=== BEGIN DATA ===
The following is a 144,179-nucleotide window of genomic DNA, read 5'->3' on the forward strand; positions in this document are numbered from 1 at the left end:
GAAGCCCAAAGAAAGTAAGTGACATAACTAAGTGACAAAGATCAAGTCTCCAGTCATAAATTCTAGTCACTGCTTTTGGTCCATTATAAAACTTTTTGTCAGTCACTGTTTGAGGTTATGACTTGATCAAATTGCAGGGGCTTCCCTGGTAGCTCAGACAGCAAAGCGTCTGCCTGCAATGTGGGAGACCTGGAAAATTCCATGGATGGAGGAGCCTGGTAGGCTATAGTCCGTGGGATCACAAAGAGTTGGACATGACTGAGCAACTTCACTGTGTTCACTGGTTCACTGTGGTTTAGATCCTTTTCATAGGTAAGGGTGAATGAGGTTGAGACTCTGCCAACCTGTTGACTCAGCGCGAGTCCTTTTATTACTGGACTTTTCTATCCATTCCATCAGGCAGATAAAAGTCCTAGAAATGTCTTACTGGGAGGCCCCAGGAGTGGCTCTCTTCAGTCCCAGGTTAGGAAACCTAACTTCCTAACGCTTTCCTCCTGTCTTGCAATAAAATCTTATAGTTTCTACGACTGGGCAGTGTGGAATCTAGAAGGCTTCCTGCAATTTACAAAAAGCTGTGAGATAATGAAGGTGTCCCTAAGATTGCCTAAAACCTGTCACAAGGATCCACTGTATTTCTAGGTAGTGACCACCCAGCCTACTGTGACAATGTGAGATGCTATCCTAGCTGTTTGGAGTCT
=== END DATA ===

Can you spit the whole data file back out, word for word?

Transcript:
The following is a 144,179-nucleotide window of genomic DNA, read 5'->3' on the forward strand; positions in this document are numbered from 1 at the left end:
GAAGCCCAAAGAAAGTAAGTGACATAACTAAGTGACAAAGATCAAGTCTCCAGTCATAAATTCTAGTCACTGCTTTTGGTCCATTATAAAACTTTTTGTCAGTCACTGTTTGAGGTTATGACTTGATCAAATTGCAGGGGCTTCCCTGGTAGCTCAGACAGCAAAGCGTCTGCCTGCAATGTGGGAGACCTGGAAAATTCCATGGATGGAGGAGCCTGGTAGGCTATAGTCCGTGGGATCACAAAGAGTTGGACATGACTGAGCAACTTCACTGTGTTCACTGGTTCACTGTGGTTTAGATCCTTTTCATAGGTAAGGGTGAATGAGGTTGAGACTCTGCCAACCTGTTGACTCAGCGCGAGTCCTTTTATTACTGGACTTTTCTATCCATTCCATCAGGCAGATAAAAGTCCTAGAAATGTCTTACTGGGAGGCCCCAGGAGTGGCTCTCTTCAGTCCCAGGTTAGGAAACCTAACTTCCTAACGCTTTCCTCCTGTCTTGCAATAAAATCTTATAGTTTCTACGACTGGGCAGTGTGGAATCTAGAAGGCTTCCTGCAATTTACAAAAAGCTGTGAGATAATGAAGGTGTCCCTAAGATTGCCTAAAACCTGTCACAAGGATCCACTGTATTTCTAGGTAGTGACCACCCAGCCTACTGTGACAATGTGAGATGCTATCCTAGCTGTTTGGAGTCT